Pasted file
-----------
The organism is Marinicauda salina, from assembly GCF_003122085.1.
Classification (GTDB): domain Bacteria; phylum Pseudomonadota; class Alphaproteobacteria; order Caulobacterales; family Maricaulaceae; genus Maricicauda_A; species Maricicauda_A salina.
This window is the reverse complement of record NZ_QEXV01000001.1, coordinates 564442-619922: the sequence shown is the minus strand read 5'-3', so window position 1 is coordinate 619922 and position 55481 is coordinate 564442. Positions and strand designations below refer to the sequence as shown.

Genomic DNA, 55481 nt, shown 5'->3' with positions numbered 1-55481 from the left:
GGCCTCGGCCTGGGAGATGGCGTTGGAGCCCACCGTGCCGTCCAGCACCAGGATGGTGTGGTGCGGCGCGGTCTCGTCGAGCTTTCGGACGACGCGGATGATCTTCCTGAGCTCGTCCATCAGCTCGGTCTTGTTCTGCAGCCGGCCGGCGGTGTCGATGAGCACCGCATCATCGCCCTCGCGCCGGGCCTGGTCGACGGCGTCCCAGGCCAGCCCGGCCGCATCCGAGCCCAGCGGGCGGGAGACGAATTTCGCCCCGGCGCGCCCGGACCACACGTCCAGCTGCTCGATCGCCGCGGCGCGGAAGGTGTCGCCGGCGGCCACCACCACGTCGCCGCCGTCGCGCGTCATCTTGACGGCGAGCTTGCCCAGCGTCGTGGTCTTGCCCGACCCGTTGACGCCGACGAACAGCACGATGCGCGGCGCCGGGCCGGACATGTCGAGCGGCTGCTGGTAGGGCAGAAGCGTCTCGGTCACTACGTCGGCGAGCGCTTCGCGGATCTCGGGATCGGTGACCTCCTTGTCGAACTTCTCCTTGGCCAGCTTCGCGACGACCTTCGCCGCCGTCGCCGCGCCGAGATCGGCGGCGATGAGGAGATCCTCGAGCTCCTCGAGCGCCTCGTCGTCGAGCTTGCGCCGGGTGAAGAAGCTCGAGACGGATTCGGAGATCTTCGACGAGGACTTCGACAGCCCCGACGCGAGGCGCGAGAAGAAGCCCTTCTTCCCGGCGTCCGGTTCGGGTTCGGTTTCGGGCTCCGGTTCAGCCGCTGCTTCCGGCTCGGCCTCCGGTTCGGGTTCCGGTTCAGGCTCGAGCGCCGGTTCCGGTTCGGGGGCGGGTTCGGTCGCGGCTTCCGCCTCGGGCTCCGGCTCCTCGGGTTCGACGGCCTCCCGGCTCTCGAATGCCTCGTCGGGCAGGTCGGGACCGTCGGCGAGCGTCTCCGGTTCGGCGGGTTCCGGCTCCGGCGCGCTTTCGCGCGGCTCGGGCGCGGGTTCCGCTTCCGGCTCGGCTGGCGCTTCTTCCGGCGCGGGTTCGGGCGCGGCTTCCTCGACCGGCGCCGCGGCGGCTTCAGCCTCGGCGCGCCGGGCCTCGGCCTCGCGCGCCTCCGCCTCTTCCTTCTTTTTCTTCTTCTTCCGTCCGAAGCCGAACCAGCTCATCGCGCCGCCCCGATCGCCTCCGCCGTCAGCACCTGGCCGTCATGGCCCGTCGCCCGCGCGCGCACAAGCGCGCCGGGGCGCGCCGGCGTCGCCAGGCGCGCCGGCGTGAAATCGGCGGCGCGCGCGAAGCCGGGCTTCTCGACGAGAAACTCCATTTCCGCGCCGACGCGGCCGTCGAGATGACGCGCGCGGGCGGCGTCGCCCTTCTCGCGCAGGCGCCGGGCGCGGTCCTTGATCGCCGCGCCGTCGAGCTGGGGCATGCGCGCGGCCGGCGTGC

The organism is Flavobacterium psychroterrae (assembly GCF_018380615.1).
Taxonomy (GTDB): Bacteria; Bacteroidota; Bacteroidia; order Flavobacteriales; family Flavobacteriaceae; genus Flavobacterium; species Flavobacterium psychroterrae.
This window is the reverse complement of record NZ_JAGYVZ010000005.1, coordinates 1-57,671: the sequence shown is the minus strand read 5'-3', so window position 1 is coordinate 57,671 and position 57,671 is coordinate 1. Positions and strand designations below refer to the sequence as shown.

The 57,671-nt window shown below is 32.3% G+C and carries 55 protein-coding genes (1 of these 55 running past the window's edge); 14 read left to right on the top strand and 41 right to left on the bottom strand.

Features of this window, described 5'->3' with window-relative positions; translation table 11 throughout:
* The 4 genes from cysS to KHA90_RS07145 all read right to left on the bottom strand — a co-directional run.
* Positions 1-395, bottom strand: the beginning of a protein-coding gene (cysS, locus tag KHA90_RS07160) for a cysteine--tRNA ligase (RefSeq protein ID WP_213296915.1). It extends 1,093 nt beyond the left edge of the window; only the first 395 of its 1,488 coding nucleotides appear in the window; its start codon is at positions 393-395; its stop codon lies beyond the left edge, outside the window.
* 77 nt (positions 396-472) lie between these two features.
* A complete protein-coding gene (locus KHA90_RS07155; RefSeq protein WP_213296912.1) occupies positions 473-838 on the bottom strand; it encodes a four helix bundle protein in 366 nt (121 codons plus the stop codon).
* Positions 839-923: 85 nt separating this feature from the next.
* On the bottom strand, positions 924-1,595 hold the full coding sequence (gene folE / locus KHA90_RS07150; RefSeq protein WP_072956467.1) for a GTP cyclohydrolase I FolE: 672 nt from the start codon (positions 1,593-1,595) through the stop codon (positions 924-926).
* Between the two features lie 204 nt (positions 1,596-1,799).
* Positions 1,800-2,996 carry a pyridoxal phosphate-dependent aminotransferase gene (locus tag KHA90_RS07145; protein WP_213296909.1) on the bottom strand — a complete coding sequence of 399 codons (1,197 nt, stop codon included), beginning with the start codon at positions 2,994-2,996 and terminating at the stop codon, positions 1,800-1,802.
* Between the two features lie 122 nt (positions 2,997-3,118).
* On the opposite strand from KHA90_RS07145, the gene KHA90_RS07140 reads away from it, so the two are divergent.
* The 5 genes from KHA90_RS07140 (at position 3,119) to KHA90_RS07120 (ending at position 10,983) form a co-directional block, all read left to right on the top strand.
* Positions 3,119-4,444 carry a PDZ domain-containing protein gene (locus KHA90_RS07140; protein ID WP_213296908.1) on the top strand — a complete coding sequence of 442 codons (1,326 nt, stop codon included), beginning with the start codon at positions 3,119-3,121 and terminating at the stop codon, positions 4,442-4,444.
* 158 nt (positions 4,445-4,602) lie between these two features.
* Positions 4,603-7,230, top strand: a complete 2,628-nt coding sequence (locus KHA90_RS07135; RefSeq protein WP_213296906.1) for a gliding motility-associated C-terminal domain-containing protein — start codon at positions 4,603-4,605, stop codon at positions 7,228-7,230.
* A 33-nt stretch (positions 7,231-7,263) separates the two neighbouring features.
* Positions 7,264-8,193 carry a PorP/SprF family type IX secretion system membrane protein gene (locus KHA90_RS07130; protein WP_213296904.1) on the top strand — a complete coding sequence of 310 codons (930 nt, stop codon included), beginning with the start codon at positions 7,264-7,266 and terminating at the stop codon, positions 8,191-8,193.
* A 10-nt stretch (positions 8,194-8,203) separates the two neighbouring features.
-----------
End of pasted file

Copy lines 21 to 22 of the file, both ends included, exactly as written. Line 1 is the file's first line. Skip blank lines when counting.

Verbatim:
* The 5 genes from KHA90_RS07140 (at position 3,119) to KHA90_RS07120 (ending at position 10,983) form a co-directional block, all read left to right on the top strand.
* Positions 3,119-4,444 carry a PDZ domain-containing protein gene (locus KHA90_RS07140; protein ID WP_213296908.1) on the top strand — a complete coding sequence of 442 codons (1,326 nt, stop codon included), beginning with the start codon at positions 3,119-3,121 and terminating at the stop codon, positions 4,442-4,444.